The Club Player's Association aims to redress the balance between club and inter-county schedules.
One of the aims proposed by the recently formed Club Player's Association, is to 'fix the fixtures' in GAA and bring some harmony to the club and inter-county divide.
The association officially launched earlier this month, where the chairman Micheal Briody relayed the plight of the club player and their season which includes large gaps between fixtures in the summer.
Briody stated that players want more competitive games and 'don’t want endless training sessions and 13-month seasons.'
Waterford hurling manager Derek McGrath told John Fogarty of the Irish Examiner that he supports the CPA's ambition to correct the fixture issues but added that he would like to see some time allocated to Leaving Cert players and college players who want to go on holidays after the exams.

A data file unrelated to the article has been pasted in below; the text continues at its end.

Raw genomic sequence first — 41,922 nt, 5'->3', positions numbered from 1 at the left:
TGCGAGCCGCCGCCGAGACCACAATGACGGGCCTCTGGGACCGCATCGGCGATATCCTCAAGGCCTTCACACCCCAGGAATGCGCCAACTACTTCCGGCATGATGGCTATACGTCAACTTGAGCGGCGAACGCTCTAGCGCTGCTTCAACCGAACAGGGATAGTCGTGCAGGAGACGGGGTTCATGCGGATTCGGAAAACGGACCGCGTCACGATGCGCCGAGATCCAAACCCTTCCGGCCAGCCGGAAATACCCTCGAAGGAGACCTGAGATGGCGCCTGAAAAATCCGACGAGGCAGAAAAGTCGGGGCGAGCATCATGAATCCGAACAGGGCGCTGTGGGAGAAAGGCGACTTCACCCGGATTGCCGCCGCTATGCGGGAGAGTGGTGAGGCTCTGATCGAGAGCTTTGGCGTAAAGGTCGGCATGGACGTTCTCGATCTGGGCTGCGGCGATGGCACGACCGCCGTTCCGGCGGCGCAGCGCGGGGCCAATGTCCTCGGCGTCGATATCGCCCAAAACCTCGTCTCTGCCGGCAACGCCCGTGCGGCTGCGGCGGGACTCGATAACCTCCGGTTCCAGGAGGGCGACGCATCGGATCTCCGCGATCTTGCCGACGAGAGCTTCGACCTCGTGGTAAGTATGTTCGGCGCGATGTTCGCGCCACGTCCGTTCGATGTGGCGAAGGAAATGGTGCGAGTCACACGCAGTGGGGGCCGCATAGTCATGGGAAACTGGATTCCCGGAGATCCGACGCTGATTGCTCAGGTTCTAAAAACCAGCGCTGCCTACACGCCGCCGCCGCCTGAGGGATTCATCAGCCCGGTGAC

"I welcome the Club Players Association but I don’t think playing more championship games during the summer will stand up."
"After the Leaving Cert, when there is a guy who’s playing minor hurling for the county and that finishes, he’s hoping to get away for a week with his buddies. The same if he’s after doing his first year’s exams in college. They’re hungry to get away."
"I agree with (CPA hurling fixtures co-ordinator) Liam Griffin on the fixtures remit but that remit should also include breaks. That might sound contradictory but recovery and downtime during the summer also has to be built into any fixtures overhaul."
McGrath continued by suggesting that those on the CPA executive have 'a certain responsibility' to those young players, given that they were once Leaving Cert students themselves, with similar needs.
The De La Salle man also spoke about recent discussions with the county board, where he outlined his desire to have the National League format amended, to account for players who are at risk of burnout due to college commitments.
"Anyone reading this might think I’m trying to be cute and avoid relegation but the nature of our panel would see about 17 players involved in Fitzgibbon. Any debate in Croke Park that centres on burnout or what players are doing, to me it has to centre on a regrouping of the league so that I could turn around to any of our Fitzgibbon Cup players and say: 'We don’t want you involved in the first three games in February — concentrate on the college.'"